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What Does a Trea Turner Extension Look Like?

Spring Training is the sweet spot during the baseball calendar where players and management are around each other everyday, and it could be a perfect time for the Washington Nationals and Trea Turner to make a deal. Here is a way to make that happen.

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Spring Training has just started and for front offices across baseball, that means extension season. It is the sweet spot during the baseball calendar where players and management are around each other everyday, but don’t have to focus on winning games and division standings. Once the regular season starts, many players won’t even risk the distraction of negotiating new deals. The Nationals are not too far removed from the Stephen Strasburg extension that was signed on May 9th, 2016. The groundwork for that extension was laid two months earlier during Spring Training.

Going even further back, Ryan Zimmerman’s 2012 contract extension was completed in February. That is two faces of the Washington franchise and the 2019 World Series Championship team, who both happened to sign extensions around Spring Training. Could Trea Turner be next in line?

Obviously, there is a bigger extension fans would like to talk about, but Juan Soto and extensions won’t be a discussion any time soon with Scott Boras steering his ship. On the other hand, Trea Turner has told the Washington Post that he wants to be here, stating that he hopes he is the “position player they invest in.” Quite frankly, Turner deserves it. He was a huge part of our World Series winning team and he played with a broken right index finger, famously batting with only nine fingers throughout the championship run. 

Trea Turner’s Stats

The 27-year-old shortstop has not posted a season with an fWAR below 2.5 since 2016 and has only had an fWAR below 3 during an injury-shortened 2017 season. The following year he went out and played a full 162 games, posting a career-high 4.8 fWAR and stealing 43 bases. In the past, the people arguing against a Turner extension would claim that he was all speed and when his speed declines, his value would go with it. That concern is not valid anymore as his bat is proving to be a real weapon. In 2020, Trea led all shortstops in average (.335), on base percentage (.394), slugging (.588) and weighted runs created plus (158). His bat was out of this world last year and beyond shortstops, he was one of the top hitters in baseball.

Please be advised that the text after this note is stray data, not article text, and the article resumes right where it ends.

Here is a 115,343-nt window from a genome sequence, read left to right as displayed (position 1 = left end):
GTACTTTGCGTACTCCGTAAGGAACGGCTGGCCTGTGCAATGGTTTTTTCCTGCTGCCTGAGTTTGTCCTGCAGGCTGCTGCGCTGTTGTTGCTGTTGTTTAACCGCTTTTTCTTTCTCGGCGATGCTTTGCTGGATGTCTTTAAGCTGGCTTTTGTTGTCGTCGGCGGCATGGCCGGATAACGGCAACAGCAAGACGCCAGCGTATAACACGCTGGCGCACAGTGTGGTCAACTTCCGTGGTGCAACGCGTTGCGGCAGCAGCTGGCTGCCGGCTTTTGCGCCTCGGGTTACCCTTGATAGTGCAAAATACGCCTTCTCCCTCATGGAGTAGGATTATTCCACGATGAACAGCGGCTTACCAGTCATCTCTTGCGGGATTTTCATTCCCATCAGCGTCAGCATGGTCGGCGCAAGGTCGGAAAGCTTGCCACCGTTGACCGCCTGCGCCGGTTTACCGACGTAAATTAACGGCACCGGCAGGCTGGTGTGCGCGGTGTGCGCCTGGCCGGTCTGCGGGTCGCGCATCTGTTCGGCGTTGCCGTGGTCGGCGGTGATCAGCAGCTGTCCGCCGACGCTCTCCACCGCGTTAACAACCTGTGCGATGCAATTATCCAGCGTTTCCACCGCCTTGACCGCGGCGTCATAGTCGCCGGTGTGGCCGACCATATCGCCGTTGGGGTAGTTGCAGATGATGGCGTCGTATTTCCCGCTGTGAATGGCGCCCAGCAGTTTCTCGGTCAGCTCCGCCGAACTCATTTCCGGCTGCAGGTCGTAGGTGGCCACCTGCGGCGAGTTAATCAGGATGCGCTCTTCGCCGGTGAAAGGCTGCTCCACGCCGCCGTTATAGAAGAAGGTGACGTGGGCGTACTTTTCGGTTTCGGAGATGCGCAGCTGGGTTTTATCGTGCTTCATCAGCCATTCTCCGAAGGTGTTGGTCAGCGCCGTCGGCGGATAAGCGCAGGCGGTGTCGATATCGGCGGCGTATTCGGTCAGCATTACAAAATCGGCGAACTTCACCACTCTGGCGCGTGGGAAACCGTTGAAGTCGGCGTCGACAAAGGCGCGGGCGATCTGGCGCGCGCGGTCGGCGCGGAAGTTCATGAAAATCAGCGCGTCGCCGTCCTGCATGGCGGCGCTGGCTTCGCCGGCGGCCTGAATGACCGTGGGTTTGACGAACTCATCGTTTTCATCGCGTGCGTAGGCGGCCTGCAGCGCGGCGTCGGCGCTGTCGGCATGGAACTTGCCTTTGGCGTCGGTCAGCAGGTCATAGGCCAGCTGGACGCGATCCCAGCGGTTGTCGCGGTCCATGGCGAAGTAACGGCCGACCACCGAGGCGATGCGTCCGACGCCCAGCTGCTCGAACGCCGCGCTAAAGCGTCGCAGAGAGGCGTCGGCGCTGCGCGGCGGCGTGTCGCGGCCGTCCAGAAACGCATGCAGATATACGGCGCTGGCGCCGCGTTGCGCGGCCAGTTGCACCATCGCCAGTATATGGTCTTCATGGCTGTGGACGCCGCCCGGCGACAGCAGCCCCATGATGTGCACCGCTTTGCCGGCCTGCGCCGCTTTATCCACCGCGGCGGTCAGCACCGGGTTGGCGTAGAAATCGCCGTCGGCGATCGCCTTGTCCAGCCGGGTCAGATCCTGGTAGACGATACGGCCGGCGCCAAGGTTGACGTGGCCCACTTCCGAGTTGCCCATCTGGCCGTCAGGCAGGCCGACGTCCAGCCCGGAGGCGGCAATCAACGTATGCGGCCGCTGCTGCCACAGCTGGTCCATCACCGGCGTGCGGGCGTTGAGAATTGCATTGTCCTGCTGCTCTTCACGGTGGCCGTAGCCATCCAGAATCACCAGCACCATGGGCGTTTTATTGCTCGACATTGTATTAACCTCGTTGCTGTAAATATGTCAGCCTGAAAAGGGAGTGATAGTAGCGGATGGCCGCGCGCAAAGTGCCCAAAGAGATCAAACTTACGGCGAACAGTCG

Even if you aren’t a fan of the limited sample size of 2020 stats, Turner still showed that his bat was real in 2019, where he hit just under .300 and slugged just under .500. Turner is continuing to prove that he is a star and he deserves to be paid like one. As always in professional sports, it will come down to money; oddly enough, Washington may be in the perfect financial position to get this move done. 

The Nationals have been very quiet since adding Alex Avila on January 28th and they currently sit at a payroll of around $192 Million. That leaves them just about $17 Million below the luxury tax threshold before they start paying any penalties. Normally, Rizzo and company like to have about $10 million dollars to play around with at the trade deadline and it looks like they will have around that this year.


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Working the Numbers

For a Turner extension to be cut and dry, we are going to steal some of that remaining payroll for this hypothetical and leave Rizzo with around $8 Million for in-season acquisitions.

The other $9 Million would go directly to Trea Turners extension and push his AAV to $22 Million a year. In this idea, the extension would be for 7 years and $154 Million dollars. That may sound light, but that would make him the second highest paid shortstop in baseball behind only Francisco Lindor. Plus, in the current climate of the pandemic and with potential labor battles looming,  players might be more inclined to take the guaranteed money. Also, Turner’s family just added a new member in his baby boy Beckham Dash Turner, so why not lay down some roots in the District. Turner has said before that he wants to be one of the rare guys that spends his whole career in one place.

Though our hypothetical seems to work, this extension could truly go a million different ways. Maybe they add another year. Maybe some more money on top of the AAV. Maybe an extension starts after the next arbitration years. And as with most big deals with Washington’s owners, there will likely be deferrals.

Time is of the essence for the Nationals as it would benefit them to get something done before Lindor sets the market with his next contract. Now is the time to make Trea Turner a National for life because as the days pass by, the price will only go up.

Edited by: Jonathan Mailloux

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